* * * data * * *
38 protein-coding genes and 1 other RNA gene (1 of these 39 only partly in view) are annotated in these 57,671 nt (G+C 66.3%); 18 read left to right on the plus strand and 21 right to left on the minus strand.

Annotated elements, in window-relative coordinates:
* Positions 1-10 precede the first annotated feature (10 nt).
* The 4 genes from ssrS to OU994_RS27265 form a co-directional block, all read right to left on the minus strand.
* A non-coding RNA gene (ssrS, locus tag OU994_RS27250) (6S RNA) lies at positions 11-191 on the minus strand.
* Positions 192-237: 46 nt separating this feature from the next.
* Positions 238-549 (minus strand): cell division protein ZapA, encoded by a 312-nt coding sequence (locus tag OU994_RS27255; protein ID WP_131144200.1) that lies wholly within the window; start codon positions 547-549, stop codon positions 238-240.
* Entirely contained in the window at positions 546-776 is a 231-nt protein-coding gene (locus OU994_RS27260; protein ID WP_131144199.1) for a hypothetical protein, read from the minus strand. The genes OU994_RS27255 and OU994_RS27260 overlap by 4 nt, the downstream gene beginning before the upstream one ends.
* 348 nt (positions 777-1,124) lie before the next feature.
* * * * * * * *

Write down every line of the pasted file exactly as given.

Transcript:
38 protein-coding genes and 1 other RNA gene (1 of these 39 only partly in view) are annotated in these 57,671 nt (G+C 66.3%); 18 read left to right on the plus strand and 21 right to left on the minus strand.

Annotated elements, in window-relative coordinates:
* Positions 1-10 precede the first annotated feature (10 nt).
* The 4 genes from ssrS to OU994_RS27265 form a co-directional block, all read right to left on the minus strand.
* A non-coding RNA gene (ssrS, locus tag OU994_RS27250) (6S RNA) lies at positions 11-191 on the minus strand.
* Positions 192-237: 46 nt separating this feature from the next.
* Positions 238-549 (minus strand): cell division protein ZapA, encoded by a 312-nt coding sequence (locus tag OU994_RS27255; protein ID WP_131144200.1) that lies wholly within the window; start codon positions 547-549, stop codon positions 238-240.
* Entirely contained in the window at positions 546-776 is a 231-nt protein-coding gene (locus OU994_RS27260; protein ID WP_131144199.1) for a hypothetical protein, read from the minus strand. The genes OU994_RS27255 and OU994_RS27260 overlap by 4 nt, the downstream gene beginning before the upstream one ends.
* 348 nt (positions 777-1,124) lie before the next feature.